While you wait to find out where Barry Sims signs - backup linemen qualify as big news this time of year - here's a little game to help get the cob webs out of your head from the weekend.
It's a guessing game, one I like to call "Worst to First." But it's not copyrighted or anything, so feel free to take it to the water cooler and help out those struggling officemates of yours.
Of all the teams finishing at the bottom of their division last year, and this isn't just homerism, I think the Rams have the best opportunity to turn things around this year, based largely on the fact that last year's 3 win season had much more to do with a really unlucky rash of injuries to key starters, particularly the o-line. The Rams enter the 2008 season with veteran starters at key positions. The young talent stars in key supporting roles, but, for the most part, rookies and sophomores don't have to bare the weight of important jobs alone, e.g. Chris Long has a big role in the defense but a healthy Leonard Little will be the main guy on the rush.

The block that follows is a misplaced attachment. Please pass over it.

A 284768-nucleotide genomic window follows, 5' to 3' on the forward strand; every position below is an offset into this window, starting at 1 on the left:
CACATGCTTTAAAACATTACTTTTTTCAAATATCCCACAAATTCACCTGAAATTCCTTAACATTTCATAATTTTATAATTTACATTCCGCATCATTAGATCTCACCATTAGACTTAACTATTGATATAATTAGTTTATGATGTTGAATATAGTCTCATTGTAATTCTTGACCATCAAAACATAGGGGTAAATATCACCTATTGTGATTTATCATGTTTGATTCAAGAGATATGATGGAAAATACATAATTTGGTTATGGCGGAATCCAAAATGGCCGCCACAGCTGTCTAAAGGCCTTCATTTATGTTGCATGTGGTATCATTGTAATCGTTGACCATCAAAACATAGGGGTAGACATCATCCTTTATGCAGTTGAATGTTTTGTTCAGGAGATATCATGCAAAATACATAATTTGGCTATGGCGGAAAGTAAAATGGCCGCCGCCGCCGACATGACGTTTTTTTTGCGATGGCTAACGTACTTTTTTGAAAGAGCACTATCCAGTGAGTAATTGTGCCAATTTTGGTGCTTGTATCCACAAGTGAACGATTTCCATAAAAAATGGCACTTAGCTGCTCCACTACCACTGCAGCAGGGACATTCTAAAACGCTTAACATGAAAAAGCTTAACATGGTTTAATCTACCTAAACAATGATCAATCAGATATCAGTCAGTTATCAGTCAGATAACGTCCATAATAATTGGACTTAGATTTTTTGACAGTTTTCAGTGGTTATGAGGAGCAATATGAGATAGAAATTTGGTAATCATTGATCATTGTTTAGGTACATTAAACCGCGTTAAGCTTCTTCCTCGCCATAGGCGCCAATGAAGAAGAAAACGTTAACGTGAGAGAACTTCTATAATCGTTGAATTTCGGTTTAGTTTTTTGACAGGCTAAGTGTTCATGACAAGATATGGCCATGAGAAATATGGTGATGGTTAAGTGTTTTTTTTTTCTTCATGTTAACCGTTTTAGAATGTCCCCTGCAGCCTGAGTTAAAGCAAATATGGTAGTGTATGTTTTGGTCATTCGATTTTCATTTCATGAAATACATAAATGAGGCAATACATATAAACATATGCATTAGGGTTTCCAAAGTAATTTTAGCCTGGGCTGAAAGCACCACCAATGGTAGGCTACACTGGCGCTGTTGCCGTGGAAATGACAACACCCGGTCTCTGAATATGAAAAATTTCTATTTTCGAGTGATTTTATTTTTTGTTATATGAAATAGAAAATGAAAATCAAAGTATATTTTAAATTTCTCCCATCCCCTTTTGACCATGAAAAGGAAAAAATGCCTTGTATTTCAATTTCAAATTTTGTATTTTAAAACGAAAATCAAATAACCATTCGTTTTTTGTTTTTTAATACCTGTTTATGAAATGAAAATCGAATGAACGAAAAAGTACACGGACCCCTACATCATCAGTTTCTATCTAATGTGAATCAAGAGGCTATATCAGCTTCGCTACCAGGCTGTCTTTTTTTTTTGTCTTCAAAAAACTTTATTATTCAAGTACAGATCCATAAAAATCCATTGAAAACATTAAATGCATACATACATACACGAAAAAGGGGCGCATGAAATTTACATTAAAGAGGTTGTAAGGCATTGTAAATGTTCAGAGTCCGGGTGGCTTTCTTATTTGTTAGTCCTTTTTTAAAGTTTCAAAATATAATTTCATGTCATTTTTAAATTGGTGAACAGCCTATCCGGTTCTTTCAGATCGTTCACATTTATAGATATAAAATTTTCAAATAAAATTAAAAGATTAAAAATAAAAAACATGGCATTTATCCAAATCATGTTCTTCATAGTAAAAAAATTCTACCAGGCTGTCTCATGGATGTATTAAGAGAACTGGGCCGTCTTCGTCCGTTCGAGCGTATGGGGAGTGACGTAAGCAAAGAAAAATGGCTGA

Let's look at the competition to go from worst to first.
Miami, 1-15: There's really nowhere to go but up for the Phins, a perfect example of how a lack of expectations can be truly liberating. Jake Long blocking for Ronnie Brown translates to another win or two. But stuck in a division with the Patriots and what should be a much improved Bills team is no place to try and go from worst to first.
Baltimore, 5-11: LT Jeff Ogden retired. First round pick QB Joe Flacco could be asked to lead the offense, unless career backup Kyle Boller steps up. Miami got their lone win against the Ravens, who enter a rebuilding stage of their own. B-more knows defense though, and that could be enough to at least put Cincinnati in the cellar.
Houston, 8-8: The Texans finished the season at 8-8, seeing significant progress from guys like Mario Williams and their new QB Matt Schaub. In the offseason, they upgraded the o-line with first round pick OT Duane Brown and the pass rush with free agent outside linebacker Rosevelt Colvin. The problem for Houston is that they play in the same division as the Colts and Jaguars.
Oakland, 4-12: New(er) QB, new RB, Oakland's rebuilding and should duke it out with KC for last place.
Chicago, 7-9: This could be a pretty interesting division, but the Vikings might have surpassed the Bears for defensive supremacy here. And Chicago still has that offense.
Philadelphia, 8-8: .500 was probably a gift. Even if starters like McNabb and Westbrook stay healthy, they'll have a hard time unseating the Giants or the Cowboys.
Atlanta, 4-12: Another franchise being rebuilt, with circumstances much more sordid than the other rebuilders.